Thursday, 1 July 2010

Character Connection – Mary Lennox

character connection Character Connection is hosted by IntrovertedJen over at The Introverted Reader every Thursday.

We all have characters we love. Let's spotlight these fantastic creations! Whether you want to be friends with them or you have a full-blown crush on them, you know you love them and want everyone else to love them too!

Today my character is Mary Lennox from The Secret Garden. (Spoilers ahead, beware!)

What I love so much about Mary as a character is that she evolves, she changes from a troubled young girl, to a mature and kind young person. Characters who change for the better have always interested me as a reader, because I think it shows that you can improve upon yourself.

Someone like Mary, who at first came across as a surly, selfish individual shows that you have to look a bit further and see that there might be a really good, kind person underneath. Mary discovered friendship and what it is to be a human – to have feelings and to be loved. When she found The Secret Garden she wanted to bring it back to life, to make it grow.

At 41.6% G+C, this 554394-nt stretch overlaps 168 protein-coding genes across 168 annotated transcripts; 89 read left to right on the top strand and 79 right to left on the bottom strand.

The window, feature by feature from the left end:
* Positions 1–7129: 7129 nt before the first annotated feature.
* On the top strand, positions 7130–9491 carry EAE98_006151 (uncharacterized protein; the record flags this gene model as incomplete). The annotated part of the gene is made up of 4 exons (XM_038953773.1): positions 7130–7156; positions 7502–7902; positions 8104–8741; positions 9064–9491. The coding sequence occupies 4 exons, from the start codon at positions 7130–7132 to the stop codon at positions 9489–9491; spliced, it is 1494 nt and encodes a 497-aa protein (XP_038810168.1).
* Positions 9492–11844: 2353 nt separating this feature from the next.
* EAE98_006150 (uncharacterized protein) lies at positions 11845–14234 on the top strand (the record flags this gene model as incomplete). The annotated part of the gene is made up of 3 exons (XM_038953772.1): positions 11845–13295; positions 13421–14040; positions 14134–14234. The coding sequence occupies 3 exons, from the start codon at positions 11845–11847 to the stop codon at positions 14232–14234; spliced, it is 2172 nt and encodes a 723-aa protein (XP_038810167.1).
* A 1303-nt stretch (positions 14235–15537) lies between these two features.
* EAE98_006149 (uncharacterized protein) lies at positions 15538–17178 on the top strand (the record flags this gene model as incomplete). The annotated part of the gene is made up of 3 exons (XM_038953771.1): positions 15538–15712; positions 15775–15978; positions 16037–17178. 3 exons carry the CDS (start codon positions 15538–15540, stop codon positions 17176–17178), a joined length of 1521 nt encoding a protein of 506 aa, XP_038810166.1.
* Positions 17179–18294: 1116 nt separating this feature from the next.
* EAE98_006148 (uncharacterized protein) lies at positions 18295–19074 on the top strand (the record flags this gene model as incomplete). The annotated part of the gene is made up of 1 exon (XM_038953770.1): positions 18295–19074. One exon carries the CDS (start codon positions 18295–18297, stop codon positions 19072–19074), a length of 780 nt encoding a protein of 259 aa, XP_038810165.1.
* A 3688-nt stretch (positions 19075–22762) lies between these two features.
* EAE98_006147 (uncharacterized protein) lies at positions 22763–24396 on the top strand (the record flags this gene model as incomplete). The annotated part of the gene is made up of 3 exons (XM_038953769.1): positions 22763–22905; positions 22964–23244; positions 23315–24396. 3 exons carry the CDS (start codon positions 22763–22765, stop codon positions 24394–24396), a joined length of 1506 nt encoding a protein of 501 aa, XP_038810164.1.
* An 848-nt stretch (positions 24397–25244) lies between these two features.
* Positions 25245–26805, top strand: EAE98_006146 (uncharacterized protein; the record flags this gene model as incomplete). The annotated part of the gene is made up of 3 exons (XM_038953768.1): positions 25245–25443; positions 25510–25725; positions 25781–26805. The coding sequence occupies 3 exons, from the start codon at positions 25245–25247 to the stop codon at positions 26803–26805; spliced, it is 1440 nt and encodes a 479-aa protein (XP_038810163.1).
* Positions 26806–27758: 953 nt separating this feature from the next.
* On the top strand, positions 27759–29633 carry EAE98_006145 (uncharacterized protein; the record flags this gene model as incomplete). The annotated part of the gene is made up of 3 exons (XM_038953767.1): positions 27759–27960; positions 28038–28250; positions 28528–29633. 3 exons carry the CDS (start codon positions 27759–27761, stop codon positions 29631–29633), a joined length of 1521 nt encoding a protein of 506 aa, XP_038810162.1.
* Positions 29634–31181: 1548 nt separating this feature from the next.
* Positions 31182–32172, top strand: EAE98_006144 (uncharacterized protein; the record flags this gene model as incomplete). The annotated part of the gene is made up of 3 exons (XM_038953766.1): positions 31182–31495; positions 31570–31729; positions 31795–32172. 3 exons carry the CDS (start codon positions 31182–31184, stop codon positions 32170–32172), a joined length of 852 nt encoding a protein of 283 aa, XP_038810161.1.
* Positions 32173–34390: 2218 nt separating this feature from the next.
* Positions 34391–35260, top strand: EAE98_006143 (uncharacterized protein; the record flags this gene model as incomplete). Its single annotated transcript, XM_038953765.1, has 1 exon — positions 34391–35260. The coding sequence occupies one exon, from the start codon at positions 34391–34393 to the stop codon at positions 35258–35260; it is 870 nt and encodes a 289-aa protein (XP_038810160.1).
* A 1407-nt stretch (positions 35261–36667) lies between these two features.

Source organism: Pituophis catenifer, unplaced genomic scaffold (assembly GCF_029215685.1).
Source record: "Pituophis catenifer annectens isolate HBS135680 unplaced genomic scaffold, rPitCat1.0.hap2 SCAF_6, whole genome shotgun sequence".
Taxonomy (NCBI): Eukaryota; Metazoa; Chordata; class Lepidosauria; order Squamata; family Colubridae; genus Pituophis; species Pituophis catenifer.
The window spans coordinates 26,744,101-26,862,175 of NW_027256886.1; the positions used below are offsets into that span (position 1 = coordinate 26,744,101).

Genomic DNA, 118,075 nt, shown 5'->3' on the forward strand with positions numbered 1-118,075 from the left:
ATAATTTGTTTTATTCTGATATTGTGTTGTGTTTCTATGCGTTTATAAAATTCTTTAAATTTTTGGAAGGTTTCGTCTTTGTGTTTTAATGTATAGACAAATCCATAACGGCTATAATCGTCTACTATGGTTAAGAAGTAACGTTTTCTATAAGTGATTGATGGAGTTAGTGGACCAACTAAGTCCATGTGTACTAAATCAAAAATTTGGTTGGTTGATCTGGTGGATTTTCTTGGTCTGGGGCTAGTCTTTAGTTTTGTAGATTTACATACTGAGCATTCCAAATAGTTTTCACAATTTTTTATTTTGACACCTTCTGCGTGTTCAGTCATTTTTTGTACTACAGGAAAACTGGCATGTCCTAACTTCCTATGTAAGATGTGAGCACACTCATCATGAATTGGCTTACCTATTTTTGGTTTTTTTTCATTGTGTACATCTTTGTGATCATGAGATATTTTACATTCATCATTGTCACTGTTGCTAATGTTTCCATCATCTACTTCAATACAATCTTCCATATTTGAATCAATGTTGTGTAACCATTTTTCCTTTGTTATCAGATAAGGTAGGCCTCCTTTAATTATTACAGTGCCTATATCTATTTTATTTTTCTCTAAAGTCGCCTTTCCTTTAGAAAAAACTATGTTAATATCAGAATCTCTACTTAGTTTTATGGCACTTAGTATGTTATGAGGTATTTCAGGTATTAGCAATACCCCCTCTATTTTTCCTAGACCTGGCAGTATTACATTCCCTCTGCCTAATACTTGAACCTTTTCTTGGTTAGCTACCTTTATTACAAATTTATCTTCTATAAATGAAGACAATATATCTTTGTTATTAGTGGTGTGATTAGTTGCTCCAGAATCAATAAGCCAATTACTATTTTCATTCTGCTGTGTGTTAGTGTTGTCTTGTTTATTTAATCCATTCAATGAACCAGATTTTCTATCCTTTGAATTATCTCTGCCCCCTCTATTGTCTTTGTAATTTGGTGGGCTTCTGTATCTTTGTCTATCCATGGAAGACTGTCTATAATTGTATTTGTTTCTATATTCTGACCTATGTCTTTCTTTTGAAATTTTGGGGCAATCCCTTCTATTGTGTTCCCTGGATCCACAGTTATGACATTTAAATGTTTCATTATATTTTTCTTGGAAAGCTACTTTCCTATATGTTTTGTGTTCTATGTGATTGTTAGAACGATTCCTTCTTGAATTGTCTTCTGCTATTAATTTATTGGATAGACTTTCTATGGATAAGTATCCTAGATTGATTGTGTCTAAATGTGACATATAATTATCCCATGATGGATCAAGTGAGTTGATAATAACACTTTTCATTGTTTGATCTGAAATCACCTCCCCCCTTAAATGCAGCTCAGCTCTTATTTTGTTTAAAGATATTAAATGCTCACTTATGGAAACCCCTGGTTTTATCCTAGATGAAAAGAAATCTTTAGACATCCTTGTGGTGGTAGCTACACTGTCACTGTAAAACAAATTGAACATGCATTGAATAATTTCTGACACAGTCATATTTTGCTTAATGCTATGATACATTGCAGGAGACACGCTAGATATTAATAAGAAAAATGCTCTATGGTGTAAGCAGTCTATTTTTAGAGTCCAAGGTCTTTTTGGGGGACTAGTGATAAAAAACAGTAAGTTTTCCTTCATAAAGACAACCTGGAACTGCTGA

Martha, the maid showed her kindness and treated her like a child – she discovered friendship with Martha’s brother Dickon and learnt about wildlife and nature. She even befriended the rather grump gardener.

And then she met her cousin Colin, an invalid who abandoned my his father when his mother died, has been brought up bed ridden and alone, without companionship of anyone his age – until Mary discovers him. By the time Mary finds Colin, Mary has already undergone slight transformations of her own. She understands Colin – probably better then he does. She is the only one stubborn enough not to put up with his invalidism and eventually persuades him that he can get out of bed and go outside.

Through Mary, Colin also finds friendship and a new sense of life and living. Through Mary an overgrown, abandoned garden once again finds life to grow – through Mary a lot changes at Misselthwaite Manor. Through Mary – a father learns not to be afraid of love again and comes home to stay. Misselthwaite is no longer a grey, abandoned building with a wailing child and tangled garden.